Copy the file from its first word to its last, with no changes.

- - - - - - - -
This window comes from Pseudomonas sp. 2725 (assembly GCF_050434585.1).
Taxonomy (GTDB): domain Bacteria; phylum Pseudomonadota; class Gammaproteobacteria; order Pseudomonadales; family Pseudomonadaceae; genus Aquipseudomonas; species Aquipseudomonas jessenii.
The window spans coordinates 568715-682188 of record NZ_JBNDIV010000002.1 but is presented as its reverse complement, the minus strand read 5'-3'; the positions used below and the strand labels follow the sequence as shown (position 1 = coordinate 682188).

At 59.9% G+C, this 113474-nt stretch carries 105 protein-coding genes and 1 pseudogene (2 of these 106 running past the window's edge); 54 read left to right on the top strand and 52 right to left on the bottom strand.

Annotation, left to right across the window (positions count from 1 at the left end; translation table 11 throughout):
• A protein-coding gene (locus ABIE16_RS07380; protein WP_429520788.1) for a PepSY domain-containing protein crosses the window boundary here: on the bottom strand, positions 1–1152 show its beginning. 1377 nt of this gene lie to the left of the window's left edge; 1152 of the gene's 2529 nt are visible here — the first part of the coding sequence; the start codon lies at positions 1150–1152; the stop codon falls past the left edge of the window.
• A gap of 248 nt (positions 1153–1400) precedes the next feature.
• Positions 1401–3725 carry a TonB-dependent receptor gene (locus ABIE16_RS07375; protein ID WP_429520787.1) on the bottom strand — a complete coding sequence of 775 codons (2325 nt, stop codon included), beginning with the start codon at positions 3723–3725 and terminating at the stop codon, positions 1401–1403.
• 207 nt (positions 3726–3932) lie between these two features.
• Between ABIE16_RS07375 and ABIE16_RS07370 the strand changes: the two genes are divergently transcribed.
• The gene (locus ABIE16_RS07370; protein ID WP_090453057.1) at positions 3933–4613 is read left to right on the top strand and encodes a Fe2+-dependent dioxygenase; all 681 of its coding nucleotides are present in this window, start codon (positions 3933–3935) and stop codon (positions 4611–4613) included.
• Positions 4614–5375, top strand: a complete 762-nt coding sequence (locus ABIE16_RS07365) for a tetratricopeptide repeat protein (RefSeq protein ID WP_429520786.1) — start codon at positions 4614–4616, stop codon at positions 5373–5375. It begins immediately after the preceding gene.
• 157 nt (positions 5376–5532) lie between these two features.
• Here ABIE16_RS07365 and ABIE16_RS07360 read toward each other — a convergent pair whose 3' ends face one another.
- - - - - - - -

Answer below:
This window comes from Pseudomonas sp. 2725 (assembly GCF_050434585.1).
Taxonomy (GTDB): domain Bacteria; phylum Pseudomonadota; class Gammaproteobacteria; order Pseudomonadales; family Pseudomonadaceae; genus Aquipseudomonas; species Aquipseudomonas jessenii.
The window spans coordinates 568715-682188 of record NZ_JBNDIV010000002.1 but is presented as its reverse complement, the minus strand read 5'-3'; the positions used below and the strand labels follow the sequence as shown (position 1 = coordinate 682188).

At 59.9% G+C, this 113474-nt stretch carries 105 protein-coding genes and 1 pseudogene (2 of these 106 running past the window's edge); 54 read left to right on the top strand and 52 right to left on the bottom strand.

Annotation, left to right across the window (positions count from 1 at the left end; translation table 11 throughout):
• A protein-coding gene (locus ABIE16_RS07380; protein WP_429520788.1) for a PepSY domain-containing protein crosses the window boundary here: on the bottom strand, positions 1–1152 show its beginning. 1377 nt of this gene lie to the left of the window's left edge; 1152 of the gene's 2529 nt are visible here — the first part of the coding sequence; the start codon lies at positions 1150–1152; the stop codon falls past the left edge of the window.
• A gap of 248 nt (positions 1153–1400) precedes the next feature.
• Positions 1401–3725 carry a TonB-dependent receptor gene (locus ABIE16_RS07375; protein ID WP_429520787.1) on the bottom strand — a complete coding sequence of 775 codons (2325 nt, stop codon included), beginning with the start codon at positions 3723–3725 and terminating at the stop codon, positions 1401–1403.
• 207 nt (positions 3726–3932) lie between these two features.
• Between ABIE16_RS07375 and ABIE16_RS07370 the strand changes: the two genes are divergently transcribed.
• The gene (locus ABIE16_RS07370; protein ID WP_090453057.1) at positions 3933–4613 is read left to right on the top strand and encodes a Fe2+-dependent dioxygenase; all 681 of its coding nucleotides are present in this window, start codon (positions 3933–3935) and stop codon (positions 4611–4613) included.
• Positions 4614–5375, top strand: a complete 762-nt coding sequence (locus ABIE16_RS07365) for a tetratricopeptide repeat protein (RefSeq protein ID WP_429520786.1) — start codon at positions 4614–4616, stop codon at positions 5373–5375. It begins immediately after the preceding gene.
• 157 nt (positions 5376–5532) lie between these two features.
• Here ABIE16_RS07365 and ABIE16_RS07360 read toward each other — a convergent pair whose 3' ends face one another.